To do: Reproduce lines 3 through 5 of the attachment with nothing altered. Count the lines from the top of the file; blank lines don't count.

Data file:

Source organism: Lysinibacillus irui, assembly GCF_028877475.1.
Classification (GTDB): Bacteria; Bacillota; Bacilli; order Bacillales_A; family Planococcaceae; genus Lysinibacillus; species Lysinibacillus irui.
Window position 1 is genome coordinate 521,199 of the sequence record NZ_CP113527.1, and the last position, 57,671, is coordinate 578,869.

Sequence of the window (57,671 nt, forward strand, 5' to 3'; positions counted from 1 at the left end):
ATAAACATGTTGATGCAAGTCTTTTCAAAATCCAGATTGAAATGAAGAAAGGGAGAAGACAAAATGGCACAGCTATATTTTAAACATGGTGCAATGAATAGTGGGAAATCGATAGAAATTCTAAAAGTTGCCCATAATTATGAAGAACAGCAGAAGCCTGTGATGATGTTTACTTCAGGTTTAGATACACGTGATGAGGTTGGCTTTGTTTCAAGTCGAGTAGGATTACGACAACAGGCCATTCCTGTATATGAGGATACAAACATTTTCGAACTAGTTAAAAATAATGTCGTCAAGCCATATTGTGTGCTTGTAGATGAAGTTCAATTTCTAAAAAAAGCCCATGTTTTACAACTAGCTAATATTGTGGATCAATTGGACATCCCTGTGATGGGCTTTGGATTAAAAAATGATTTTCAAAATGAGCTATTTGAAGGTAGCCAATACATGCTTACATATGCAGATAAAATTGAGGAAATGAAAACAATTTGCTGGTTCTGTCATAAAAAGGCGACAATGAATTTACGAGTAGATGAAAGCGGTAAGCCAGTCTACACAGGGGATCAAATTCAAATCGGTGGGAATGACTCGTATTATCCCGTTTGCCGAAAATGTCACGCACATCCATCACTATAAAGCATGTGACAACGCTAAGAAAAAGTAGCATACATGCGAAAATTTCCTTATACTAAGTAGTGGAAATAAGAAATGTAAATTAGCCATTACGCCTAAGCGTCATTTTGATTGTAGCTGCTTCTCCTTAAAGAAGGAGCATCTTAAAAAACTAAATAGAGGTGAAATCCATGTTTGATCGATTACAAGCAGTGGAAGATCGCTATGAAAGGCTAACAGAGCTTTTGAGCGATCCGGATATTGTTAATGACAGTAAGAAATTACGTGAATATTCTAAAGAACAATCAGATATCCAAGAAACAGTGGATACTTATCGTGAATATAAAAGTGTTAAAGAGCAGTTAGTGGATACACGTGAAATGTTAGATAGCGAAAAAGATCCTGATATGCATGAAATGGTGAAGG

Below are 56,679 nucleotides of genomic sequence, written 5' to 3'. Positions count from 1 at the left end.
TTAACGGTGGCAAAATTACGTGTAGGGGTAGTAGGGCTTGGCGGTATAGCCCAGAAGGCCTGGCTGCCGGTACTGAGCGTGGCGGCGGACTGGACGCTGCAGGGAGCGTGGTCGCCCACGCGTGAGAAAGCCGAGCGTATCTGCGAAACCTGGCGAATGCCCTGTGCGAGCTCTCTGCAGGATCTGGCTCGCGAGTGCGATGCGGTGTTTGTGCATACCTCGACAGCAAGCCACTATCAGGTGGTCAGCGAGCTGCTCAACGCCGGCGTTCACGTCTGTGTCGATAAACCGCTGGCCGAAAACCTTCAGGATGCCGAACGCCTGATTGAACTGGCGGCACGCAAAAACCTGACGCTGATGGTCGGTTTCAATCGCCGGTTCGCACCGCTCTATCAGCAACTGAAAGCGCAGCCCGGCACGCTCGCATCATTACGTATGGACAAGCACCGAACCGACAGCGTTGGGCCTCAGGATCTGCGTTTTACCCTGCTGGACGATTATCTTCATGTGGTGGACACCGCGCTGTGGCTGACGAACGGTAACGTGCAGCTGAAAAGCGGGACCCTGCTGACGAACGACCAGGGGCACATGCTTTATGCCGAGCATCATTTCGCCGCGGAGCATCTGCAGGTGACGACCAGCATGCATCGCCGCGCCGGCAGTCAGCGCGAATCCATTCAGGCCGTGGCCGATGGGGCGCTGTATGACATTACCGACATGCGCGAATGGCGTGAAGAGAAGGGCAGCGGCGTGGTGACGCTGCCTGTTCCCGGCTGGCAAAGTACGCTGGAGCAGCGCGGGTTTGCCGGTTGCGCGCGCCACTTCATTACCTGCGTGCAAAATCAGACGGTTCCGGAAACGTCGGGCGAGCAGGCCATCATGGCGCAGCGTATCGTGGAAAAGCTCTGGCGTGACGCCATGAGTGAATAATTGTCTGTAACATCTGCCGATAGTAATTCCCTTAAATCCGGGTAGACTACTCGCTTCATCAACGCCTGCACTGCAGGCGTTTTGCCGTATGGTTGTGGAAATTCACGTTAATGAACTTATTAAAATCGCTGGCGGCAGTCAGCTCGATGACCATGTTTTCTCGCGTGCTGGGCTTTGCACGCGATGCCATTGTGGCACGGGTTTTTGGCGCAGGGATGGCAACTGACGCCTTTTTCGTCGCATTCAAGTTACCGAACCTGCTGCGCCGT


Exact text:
Window position 1 is genome coordinate 521,199 of the sequence record NZ_CP113527.1, and the last position, 57,671, is coordinate 578,869.

Sequence of the window (57,671 nt, forward strand, 5' to 3'; positions counted from 1 at the left end):
ATAAACATGTTGATGCAAGTCTTTTCAAAATCCAGATTGAAATGAAGAAAGGGAGAAGACAAAATGGCACAGCTATATTTTAAACATGGTGCAATGAATAGTGGGAAATCGATAGAAATTCTAAAAGTTGCCCATAATTATGAAGAACAGCAGAAGCCTGTGATGATGTTTACTTCAGGTTTAGATACACGTGATGAGGTTGGCTTTGTTTCAAGTCGAGTAGGATTACGACAACAGGCCATTCCTGTATATGAGGATACAAACATTTTCGAACTAGTTAAAAATAATGTCGTCAAGCCATATTGTGTGCTTGTAGATGAAGTTCAATTTCTAAAAAAAGCCCATGTTTTACAACTAGCTAATATTGTGGATCAATTGGACATCCCTGTGATGGGCTTTGGATTAAAAAATGATTTTCAAAATGAGCTATTTGAAGGTAGCCAATACATGCTTACATATGCAGATAAAATTGAGGAAATGAAAACAATTTGCTGGTTCTGTCATAAAAAGGCGACAATGAATTTACGAGTAGATGAAAGCGGTAAGCCAGTCTACACAGGGGATCAAATTCAAATCGGTGGGAATGACTCGTATTATCCCGTTTGCCGAAAATGTCACGCACATCCATCACTATAAAGCATGTGACAACGCTAAGAAAAAGTAGCATACATGCGAAAATTTCCTTATACTAAGTAGTGGAAATAAGAAATGTAAATTAGCCATTACGCCTAAGCGTCATTTTGATTGTAGCTGCTTCTCCTTAAAGAAGGAGCATCTTAAAAAACTAAATAGAGGTGAAATCCATGTTTGATCGATTACAAGCAGTGGAAGATCGCTATGAAAGGCTAACAGAGCTTTTGAGCGATCCGGATATTGTTAATGACAGTAAGAAATTACGTGAATATTCTAAAGAACAATCAGATATCCAAGAAACAGTGGATACTTATCGTGAATATAAAAGTGTTAAAGAGCAGTTAGTGGATACACGTGAAATGTTAGATAGCGAAAAAGATCCTGATATGCATGAAATGGTGAAGG